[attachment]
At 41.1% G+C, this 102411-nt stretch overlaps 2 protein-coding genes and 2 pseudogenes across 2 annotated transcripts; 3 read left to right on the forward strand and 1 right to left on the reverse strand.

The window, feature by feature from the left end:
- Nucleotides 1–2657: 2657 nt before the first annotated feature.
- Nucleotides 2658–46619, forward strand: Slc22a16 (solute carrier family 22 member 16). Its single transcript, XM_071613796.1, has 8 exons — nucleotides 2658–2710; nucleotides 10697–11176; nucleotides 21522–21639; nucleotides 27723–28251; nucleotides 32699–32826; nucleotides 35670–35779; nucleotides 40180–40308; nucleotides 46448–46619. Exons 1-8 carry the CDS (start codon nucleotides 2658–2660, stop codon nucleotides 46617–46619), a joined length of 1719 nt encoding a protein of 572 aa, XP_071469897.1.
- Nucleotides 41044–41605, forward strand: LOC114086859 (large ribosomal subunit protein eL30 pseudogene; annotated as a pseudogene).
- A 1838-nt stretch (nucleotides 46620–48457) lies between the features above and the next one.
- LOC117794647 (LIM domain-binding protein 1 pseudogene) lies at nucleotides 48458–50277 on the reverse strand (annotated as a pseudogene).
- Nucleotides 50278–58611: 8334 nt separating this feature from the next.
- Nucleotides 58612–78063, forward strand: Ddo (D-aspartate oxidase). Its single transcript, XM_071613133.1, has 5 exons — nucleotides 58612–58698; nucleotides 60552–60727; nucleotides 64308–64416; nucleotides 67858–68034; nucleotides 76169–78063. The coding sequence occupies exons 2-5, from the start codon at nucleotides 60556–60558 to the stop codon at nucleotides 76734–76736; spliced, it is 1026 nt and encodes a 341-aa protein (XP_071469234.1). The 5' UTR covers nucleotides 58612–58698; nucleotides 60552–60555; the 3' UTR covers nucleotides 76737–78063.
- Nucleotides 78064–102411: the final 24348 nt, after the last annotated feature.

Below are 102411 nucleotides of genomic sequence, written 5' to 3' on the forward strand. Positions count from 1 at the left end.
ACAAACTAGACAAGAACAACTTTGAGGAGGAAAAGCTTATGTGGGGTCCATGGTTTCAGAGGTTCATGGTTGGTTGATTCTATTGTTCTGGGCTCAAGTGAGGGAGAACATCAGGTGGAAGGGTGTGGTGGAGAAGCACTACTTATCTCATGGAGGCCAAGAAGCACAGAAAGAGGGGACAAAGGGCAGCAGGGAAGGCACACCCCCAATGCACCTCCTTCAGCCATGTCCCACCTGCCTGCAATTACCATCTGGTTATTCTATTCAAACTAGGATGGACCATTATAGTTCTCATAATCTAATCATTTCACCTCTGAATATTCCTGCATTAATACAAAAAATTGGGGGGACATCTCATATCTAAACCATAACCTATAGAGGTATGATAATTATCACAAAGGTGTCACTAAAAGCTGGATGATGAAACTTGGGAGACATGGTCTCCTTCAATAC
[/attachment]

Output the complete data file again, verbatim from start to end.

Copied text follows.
At 41.1% G+C, this 102411-nt stretch overlaps 2 protein-coding genes and 2 pseudogenes across 2 annotated transcripts; 3 read left to right on the forward strand and 1 right to left on the reverse strand.

The window, feature by feature from the left end:
- Nucleotides 1–2657: 2657 nt before the first annotated feature.
- Nucleotides 2658–46619, forward strand: Slc22a16 (solute carrier family 22 member 16). Its single transcript, XM_071613796.1, has 8 exons — nucleotides 2658–2710; nucleotides 10697–11176; nucleotides 21522–21639; nucleotides 27723–28251; nucleotides 32699–32826; nucleotides 35670–35779; nucleotides 40180–40308; nucleotides 46448–46619. Exons 1-8 carry the CDS (start codon nucleotides 2658–2660, stop codon nucleotides 46617–46619), a joined length of 1719 nt encoding a protein of 572 aa, XP_071469897.1.
- Nucleotides 41044–41605, forward strand: LOC114086859 (large ribosomal subunit protein eL30 pseudogene; annotated as a pseudogene).
- A 1838-nt stretch (nucleotides 46620–48457) lies between the features above and the next one.
- LOC117794647 (LIM domain-binding protein 1 pseudogene) lies at nucleotides 48458–50277 on the reverse strand (annotated as a pseudogene).
- Nucleotides 50278–58611: 8334 nt separating this feature from the next.
- Nucleotides 58612–78063, forward strand: Ddo (D-aspartate oxidase). Its single transcript, XM_071613133.1, has 5 exons — nucleotides 58612–58698; nucleotides 60552–60727; nucleotides 64308–64416; nucleotides 67858–68034; nucleotides 76169–78063. The coding sequence occupies exons 2-5, from the start codon at nucleotides 60556–60558 to the stop codon at nucleotides 76734–76736; spliced, it is 1026 nt and encodes a 341-aa protein (XP_071469234.1). The 5' UTR covers nucleotides 58612–58698; nucleotides 60552–60555; the 3' UTR covers nucleotides 76737–78063.
- Nucleotides 78064–102411: the final 24348 nt, after the last annotated feature.

Below are 102411 nucleotides of genomic sequence, written 5' to 3' on the forward strand. Positions count from 1 at the left end.
ACAAACTAGACAAGAACAACTTTGAGGAGGAAAAGCTTATGTGGGGTCCATGGTTTCAGAGGTTCATGGTTGGTTGATTCTATTGTTCTGGGCTCAAGTGAGGGAGAACATCAGGTGGAAGGGTGTGGTGGAGAAGCACTACTTATCTCATGGAGGCCAAGAAGCACAGAAAGAGGGGACAAAGGGCAGCAGGGAAGGCACACCCCCAATGCACCTCCTTCAGCCATGTCCCACCTGCCTGCAATTACCATCTGGTTATTCTATTCAAACTAGGATGGACCATTATAGTTCTCATAATCTAATCATTTCACCTCTGAATATTCCTGCATTAATACAAAAAATTGGGGGGACATCTCATATCTAAACCATAACCTATAGAGGTATGATAATTATCACAAAGGTGTCACTAAAAGCTGGATGATGAAACTTGGGAGACATGGTCTCCTTCAATAC